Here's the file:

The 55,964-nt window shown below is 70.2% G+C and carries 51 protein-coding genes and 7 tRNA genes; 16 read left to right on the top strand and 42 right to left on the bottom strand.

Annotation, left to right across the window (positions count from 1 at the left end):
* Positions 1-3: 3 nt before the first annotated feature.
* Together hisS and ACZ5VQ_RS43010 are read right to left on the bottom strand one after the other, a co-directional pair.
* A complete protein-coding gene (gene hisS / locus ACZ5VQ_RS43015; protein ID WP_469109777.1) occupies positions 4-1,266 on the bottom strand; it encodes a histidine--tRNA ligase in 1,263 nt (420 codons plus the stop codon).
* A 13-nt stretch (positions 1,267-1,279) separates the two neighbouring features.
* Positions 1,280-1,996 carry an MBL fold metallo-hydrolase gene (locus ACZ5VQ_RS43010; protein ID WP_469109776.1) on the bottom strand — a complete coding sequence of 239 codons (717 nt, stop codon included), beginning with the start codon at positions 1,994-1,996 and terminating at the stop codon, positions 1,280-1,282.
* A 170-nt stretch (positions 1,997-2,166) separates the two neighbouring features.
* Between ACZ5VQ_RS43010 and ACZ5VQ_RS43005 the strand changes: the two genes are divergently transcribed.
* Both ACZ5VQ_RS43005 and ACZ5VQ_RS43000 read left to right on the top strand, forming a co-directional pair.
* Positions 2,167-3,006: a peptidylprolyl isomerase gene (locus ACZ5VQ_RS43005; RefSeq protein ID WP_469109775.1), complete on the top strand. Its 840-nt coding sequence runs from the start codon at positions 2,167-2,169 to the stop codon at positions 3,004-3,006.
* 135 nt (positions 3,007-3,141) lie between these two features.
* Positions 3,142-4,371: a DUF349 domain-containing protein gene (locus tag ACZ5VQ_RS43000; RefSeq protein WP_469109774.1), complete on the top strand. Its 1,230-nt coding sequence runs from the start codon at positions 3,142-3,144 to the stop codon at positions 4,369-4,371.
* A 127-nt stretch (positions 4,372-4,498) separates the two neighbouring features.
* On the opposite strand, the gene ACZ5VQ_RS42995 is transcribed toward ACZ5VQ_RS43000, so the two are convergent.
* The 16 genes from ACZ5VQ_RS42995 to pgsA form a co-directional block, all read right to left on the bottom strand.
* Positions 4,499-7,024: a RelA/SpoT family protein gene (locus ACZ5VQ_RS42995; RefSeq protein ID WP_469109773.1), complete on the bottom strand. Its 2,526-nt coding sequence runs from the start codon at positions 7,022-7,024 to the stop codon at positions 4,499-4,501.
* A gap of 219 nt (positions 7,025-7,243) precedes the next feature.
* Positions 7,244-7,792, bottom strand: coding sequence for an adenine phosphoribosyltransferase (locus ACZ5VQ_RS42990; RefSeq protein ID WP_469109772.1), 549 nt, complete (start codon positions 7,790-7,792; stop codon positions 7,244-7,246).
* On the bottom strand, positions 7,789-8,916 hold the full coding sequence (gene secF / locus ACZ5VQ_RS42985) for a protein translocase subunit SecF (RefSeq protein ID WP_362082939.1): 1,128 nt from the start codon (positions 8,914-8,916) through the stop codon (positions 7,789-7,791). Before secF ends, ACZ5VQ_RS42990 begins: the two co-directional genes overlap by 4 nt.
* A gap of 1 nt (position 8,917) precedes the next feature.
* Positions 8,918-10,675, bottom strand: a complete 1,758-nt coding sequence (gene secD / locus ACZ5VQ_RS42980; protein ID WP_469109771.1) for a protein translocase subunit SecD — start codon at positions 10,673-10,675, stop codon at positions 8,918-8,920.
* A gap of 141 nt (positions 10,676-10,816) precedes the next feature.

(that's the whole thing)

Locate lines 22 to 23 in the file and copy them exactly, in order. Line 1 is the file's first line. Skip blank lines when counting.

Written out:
* Positions 8,918-10,675, bottom strand: a complete 1,758-nt coding sequence (gene secD / locus ACZ5VQ_RS42980; protein ID WP_469109771.1) for a protein translocase subunit SecD — start codon at positions 10,673-10,675, stop codon at positions 8,918-8,920.
* A gap of 141 nt (positions 10,676-10,816) precedes the next feature.